Wednesday, June 8, 2011 | 1:55 a.m.
Senate Democrats are launching their first targeted ad campaign to try to pin Republicans in eight states, including Nevada, for supporting changes to Medicare Wednesday — but the states they’re targeting suggests the campaign is as much about playing defense as going on the offensive.
The Democratic Senatorial Campaign Committee plans to “mobilize thousands of online activists,” through ads placed on Google, Facebook, and other websites, to “stand up for Medicare” by calling on their Republican senators to retract their support for changes to the Medicare program.
It’s a message the Democratic party believes is a winner for them, their proof being now-Rep. Kathy Hochul’s upset victory in New York’s 26th District last month, after a race that focused heavily on the issue.
Senate Dems warned after Hochul’s win they’d be taking their Medicare message to the stump in other contentious races, and that appears to be what they’re doing with these locally focused ads targeting Nevada and seven other states: Florida, Massachusetts, Missouri, Montana, New Mexico, Ohio, and Virginia. All are more or less considered toss-ups in 2012.
But while they’ve got a clear Republican target in Nevada, that appears to be more the exception than the rule for the states in question. If targeting vulnerable, Medicare-supporting Republicans is the aim, then there are some states missing from this list, and of those that do appear, most don’t yet have a clear Republican in the running, just an incumbent Democrat in need of a political boost.
The debate over Medicare — and whether it ought to be converted to a government-subsidized, private-issue model — seemed like it was over last month after the Senate killed a House-sponsored budget proposal that would have made those changes for anyone 55 or under.
Nevada Sen. Dean Heller was the only member of Congress to vote for it twice (the first time when he was still in the House), consistency for which Democrats have been attempting to take him to task.
But Heller has staunchly defended his votes, arguing that if drastic changes to the program aren’t made, Medicare’s dead anyway. Thus his votes, he’s explained, have been an attempt to save the program from financial ruin and for future generations, both by changing the insurance structure and by restoring the half-trillion dollars moved from Medicare to other health care programs under President Barack Obama’s health care law, which Heller wants and has repeatedly voted to repeal.
But only a few weeks later, the topic of Medicare has resurfaced, again in the context of the fiscal 2012 budget negotiations. Senate GOP Leader Mitch McConnell reiterated his insistence Tuesday that changes to Medicare be part of a deal to raise the debt ceiling and cut the budget — all but inviting Democrats once more to take to the stump.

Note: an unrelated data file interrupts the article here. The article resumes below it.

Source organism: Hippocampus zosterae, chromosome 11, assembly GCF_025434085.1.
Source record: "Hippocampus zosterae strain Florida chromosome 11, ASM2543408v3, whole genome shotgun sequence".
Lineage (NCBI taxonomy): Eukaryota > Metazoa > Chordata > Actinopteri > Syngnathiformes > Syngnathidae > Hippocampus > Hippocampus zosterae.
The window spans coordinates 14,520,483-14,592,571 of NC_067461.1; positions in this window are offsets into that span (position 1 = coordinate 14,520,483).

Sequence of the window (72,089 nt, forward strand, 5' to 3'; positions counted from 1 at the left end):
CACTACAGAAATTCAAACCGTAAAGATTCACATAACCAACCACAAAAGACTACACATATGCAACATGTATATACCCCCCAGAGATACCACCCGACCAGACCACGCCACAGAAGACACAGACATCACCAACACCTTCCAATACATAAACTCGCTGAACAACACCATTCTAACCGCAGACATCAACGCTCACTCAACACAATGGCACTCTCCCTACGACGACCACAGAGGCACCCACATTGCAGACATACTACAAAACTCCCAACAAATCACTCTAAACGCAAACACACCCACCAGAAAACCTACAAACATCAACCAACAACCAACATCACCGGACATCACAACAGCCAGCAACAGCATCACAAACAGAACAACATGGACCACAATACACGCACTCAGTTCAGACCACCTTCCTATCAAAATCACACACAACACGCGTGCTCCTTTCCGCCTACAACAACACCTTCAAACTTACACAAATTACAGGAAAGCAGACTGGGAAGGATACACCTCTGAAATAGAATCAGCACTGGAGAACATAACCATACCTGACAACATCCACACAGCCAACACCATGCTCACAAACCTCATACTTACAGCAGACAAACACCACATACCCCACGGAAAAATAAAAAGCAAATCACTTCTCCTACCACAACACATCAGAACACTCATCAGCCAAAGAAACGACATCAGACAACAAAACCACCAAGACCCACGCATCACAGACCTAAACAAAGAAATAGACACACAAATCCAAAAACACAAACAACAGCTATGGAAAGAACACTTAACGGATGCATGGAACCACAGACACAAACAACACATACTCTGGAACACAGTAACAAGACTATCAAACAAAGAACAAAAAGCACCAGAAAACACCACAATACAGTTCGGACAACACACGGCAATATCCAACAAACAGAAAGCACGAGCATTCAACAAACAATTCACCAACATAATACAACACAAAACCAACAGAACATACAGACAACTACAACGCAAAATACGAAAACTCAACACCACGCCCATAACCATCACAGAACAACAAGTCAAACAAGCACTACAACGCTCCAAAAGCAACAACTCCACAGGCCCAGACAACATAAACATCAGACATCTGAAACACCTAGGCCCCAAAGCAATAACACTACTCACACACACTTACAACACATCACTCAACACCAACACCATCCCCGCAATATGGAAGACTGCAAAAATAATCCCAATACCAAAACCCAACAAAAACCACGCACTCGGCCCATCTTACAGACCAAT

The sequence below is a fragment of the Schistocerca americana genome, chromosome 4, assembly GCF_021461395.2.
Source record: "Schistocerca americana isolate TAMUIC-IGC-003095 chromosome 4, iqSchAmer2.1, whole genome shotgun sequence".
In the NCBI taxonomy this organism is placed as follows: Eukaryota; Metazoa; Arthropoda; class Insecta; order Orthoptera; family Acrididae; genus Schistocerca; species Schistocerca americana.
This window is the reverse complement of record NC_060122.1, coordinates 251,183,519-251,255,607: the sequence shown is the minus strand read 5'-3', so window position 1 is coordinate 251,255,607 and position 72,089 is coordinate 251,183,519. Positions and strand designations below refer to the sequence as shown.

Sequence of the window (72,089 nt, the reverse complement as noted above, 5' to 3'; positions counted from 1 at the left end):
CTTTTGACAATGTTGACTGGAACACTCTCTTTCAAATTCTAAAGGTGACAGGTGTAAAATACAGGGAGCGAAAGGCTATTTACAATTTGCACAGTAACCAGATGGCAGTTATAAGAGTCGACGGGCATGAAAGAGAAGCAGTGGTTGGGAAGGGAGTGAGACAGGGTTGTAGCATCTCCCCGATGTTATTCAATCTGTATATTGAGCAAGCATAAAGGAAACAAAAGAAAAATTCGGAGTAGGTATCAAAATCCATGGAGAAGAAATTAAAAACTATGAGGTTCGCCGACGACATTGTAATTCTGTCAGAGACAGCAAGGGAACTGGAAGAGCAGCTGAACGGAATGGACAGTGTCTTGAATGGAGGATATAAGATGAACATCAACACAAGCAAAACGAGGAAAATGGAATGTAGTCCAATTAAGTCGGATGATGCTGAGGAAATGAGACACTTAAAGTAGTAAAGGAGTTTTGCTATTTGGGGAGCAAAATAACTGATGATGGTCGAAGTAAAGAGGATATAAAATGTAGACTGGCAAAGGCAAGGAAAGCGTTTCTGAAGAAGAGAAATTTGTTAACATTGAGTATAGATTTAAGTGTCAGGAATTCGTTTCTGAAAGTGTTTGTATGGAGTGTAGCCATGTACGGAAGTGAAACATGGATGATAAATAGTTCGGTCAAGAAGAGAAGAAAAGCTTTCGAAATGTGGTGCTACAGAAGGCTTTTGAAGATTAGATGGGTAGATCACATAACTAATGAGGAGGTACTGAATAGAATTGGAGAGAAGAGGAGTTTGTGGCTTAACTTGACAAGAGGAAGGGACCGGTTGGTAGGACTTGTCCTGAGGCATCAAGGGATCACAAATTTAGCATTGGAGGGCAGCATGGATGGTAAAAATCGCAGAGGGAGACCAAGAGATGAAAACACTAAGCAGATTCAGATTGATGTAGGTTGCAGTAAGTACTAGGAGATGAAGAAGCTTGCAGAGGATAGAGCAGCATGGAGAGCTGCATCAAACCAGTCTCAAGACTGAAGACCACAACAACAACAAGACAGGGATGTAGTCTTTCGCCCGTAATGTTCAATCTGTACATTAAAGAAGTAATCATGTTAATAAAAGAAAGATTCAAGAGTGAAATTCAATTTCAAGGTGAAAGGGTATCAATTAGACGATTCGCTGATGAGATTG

“It’s time for Dean Heller to demand that Washington Republicans take their extreme plan to end Medicare off the table in the ongoing debt-ceiling negotiations,” said DSCC spokesman Matt Canter in a statement about the coming ad campaign.
“Dean Heller’s party bosses are playing chicken with Nevada’s economy solely to advance their extreme plan to end Medicare. Nevadans need leaders who will fight to protect Medicare,” he said.
While Heller is a favorite lightning rod for that kind of Democratic criticism in Nevada, he appears to be the only lawmaker on the DSCC’s state list to have that distinction.
The current Democratic senators from Missouri, Montana and Ohio rode into Congress on the 2006 wave that brought Democrats the majority in the Senate and House. They’ll face hard re-election battles to keep their seats. But it’s not yet clear who will be challenging them.
The same goes for Florida’s Bill Nelson, a Democrat who may face a tough fight. In Virginia and New Mexico, sitting senators are retiring and the field is still wide open.
There’s also a state or two that the ad campaign appears to be missing. Senate Democrats have been promising to hold Indiana Republican Sen. Dick Lugar responsible for his vote in support of the Medicare-altering budget and even sent out a few press releases to that effect last month. But Indiana is noticeably absent from the ad list.
In fact, only in Massachusetts is there another clear target in sitting Sen. Scott Brown, whose seat Democrats also consider to be a pick-up opportunity.
But there’s one problem: Brown voted against the Medicare changes when the budget containing them came up before the Senate, along with New England’s other two Republican senators, Olympia Snowe and Susan Collins of Maine. Calling him out requires the presumption of guilt by association — which there’s fodder for, as Brown waffled before declaring his position — but it’s more of a stretch.
The DSCC wouldn’t confirm how much money they’re spending on the online ads, which are to appear as notices in the side wells of popular search and social networking websites.